One of the fondest memories of growing up in my house was the amazing food that we were brought up on. Traditional recipes past down through generations of great cooks in my family. One that sticks out the most for me is Rhubarb Jam. I often remember my mum coming home with a big bunch of rhubarb that her aunt had given her as a present. Great Auntie Biddie grew rhubarb out in her back garden in Limerick and whenever we would pop down for a visit, the boot was packed full of it and sent back to Dublin for all kinds of treats to be made, jam, crumble, you name it, if you could put rhubarb in it, mum made it.
A couple of weeks ago, I spotted some very weathered looking rhubarb in the farmer’s market and suddenly thought, I’ve never made jam!! Alarm bells were going off in my head. With homesick-ness kicking in at a fast rate, coming into my 8th months of being away from the nest this year, I thought what better way to bring a taste of mum back into my kitchen than to make her rhubarb jam.
One text to mum and I got an e-mail with instructions, it couldn’t be this easy could it? That sweet yet tart sticky jam that I used to have smeared all over my face, running around the neighbours backyard, in my nappy no doubt, was a very simple task. Yet, made with love!!
So, I got to working on my rhubarb, the boy quickly stepped in to help, eager as ever! His mum has been making stores of jam at home and the two of us are dying to get our mits on some, I’ll have to wait until Christmas though, fingers crossed I get a spoon of it 🙂
We washed, trimmed and chopped up the rhubarb and placed it in to a bowl, not metal, as the rhubarb is acidic and the metal effects the process.
Covered the whole lot in caster sugar. My instructions were to leave it over night. We popped out for a couple of hours and when we got back the sugar had drawn out so much liquid from the rhubarb already, I knew it was going to be a sweet and juicy treat.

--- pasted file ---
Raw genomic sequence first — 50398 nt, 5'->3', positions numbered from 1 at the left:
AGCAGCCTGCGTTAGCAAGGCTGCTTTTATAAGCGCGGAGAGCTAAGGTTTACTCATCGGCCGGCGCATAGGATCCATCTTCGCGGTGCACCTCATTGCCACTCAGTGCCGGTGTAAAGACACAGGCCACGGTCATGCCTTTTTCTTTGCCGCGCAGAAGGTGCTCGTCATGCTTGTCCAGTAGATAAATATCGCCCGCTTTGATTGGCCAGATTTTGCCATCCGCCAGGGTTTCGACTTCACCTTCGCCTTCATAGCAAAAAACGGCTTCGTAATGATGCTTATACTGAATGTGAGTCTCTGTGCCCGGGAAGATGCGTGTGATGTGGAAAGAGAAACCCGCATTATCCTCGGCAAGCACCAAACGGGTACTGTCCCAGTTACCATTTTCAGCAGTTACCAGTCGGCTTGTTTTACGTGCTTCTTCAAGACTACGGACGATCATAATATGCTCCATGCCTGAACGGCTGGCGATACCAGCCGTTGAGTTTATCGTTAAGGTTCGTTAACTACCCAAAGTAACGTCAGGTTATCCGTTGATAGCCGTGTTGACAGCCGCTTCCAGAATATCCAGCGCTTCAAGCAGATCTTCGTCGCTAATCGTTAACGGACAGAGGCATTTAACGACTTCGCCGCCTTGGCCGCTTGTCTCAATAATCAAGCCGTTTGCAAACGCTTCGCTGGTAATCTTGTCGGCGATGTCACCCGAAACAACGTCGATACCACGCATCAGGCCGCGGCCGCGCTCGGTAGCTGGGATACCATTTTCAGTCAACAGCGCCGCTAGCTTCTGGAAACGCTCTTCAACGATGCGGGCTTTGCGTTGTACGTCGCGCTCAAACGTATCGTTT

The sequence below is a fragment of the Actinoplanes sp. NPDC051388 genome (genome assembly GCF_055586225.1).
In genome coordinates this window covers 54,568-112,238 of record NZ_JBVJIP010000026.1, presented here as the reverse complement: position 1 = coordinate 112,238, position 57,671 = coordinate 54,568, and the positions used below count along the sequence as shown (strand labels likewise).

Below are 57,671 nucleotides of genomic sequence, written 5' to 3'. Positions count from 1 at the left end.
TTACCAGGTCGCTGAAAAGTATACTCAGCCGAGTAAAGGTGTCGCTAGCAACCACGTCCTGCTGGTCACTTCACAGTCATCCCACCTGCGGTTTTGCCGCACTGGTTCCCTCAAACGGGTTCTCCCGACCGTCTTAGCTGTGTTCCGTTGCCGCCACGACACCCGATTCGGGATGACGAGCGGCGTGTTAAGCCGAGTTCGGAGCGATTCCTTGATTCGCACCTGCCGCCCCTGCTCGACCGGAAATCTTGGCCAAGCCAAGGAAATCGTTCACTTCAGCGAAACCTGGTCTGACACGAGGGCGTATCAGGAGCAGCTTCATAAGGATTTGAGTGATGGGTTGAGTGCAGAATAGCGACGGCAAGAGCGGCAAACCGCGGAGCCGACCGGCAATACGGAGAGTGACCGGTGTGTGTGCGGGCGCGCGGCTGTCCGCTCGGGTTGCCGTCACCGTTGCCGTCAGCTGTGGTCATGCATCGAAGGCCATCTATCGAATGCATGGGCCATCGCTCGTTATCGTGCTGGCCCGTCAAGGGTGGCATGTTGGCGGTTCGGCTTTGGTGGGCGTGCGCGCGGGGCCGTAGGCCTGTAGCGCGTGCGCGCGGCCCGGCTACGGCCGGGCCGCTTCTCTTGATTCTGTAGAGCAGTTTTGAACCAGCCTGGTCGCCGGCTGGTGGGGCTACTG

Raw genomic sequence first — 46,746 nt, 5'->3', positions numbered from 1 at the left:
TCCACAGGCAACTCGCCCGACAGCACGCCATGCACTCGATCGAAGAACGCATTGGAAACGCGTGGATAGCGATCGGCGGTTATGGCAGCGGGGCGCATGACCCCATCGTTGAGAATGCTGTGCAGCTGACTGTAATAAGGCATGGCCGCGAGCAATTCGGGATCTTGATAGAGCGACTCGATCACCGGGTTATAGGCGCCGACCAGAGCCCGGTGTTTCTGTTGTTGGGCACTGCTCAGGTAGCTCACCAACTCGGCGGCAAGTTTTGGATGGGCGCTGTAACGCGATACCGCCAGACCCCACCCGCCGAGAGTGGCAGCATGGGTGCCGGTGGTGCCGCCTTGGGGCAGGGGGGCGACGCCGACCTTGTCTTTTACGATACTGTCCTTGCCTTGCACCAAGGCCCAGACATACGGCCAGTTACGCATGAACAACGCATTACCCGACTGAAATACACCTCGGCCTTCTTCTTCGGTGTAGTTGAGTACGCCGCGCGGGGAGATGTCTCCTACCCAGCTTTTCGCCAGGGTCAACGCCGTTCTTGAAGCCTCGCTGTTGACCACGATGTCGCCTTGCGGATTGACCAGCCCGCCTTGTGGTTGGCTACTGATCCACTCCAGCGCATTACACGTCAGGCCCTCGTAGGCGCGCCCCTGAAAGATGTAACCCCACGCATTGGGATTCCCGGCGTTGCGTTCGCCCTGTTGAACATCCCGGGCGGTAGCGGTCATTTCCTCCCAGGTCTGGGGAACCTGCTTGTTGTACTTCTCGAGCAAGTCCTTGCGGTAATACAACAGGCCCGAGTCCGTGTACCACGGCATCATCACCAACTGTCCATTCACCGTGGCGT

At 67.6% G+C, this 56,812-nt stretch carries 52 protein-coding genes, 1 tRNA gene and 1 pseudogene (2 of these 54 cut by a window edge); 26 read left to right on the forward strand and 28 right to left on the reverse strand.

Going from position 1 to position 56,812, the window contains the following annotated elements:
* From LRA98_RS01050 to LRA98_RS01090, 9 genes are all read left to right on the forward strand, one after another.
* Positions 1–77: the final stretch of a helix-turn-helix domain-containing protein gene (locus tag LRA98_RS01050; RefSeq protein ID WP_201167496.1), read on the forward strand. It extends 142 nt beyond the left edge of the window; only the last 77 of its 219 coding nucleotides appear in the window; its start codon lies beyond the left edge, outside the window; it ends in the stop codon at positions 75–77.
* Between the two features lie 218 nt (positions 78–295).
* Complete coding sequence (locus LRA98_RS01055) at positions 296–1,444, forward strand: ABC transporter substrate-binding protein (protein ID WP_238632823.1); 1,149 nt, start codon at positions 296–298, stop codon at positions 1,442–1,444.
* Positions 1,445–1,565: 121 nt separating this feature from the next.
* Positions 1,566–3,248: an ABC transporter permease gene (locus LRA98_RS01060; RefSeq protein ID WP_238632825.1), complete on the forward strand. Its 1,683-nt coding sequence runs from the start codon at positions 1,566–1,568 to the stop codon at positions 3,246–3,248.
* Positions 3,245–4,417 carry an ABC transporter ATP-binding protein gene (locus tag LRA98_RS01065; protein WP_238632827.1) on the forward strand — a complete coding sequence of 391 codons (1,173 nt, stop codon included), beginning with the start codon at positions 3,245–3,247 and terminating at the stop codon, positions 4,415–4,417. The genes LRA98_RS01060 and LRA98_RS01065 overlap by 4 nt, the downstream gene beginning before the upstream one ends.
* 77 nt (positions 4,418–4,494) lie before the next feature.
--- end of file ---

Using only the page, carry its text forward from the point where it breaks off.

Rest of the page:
I covered the bowl with a plate and left it over night.
The next day, it was ready for boiling.
No need to put water in. You can see that the rhubarb and sugar concoction has created a massive amount of liquid.
Use a good saucepan, not tinny. Good and solid is what you’re after.
I had read lemon was good for rhubarb but mum suggested ginger. Crystallised ginger would be best and can be found in most health food stores but go with raw if you can’t find it. I used fresh, grated ginger, about 1 teaspoon ful.
Bring your rhubarb to the boil and then reduce the heat and allow it to simmer gently until it reduces.
Keep an eye on it, I was using a gas stove top, which didn’t take too long. Maybe 10/15 minutes. Depending on your burner.
If you see any foam forming, scoop it out with a slotted spoon. It is more the texture than the taste that is off putting, but it won’t harm you.
Make sure to sterilise your jars. A dishwasher is perfect. I don’t have access to one so I boil my jars and then heat them in the oven. Using tongs and oven mits at all times. WARNING!! Hot glass is not fun, use tongs at all time!
Put hot fruit into hot jars
A little trick my mum told me was, if you are using jars with lids, fill them with the jam, place the lids on secure and tight and then flip the jar upside down and this will create a vacuum and stop mould forming.
Another warning! Hot jam is also not fun and can burn so please be careful of your little fingers when making jam. They are precious for future jam-making escapades!
Will you be making some jam this week? If so, let me know! I’m always up for trying a new recipe and love hearing your ideas 🙂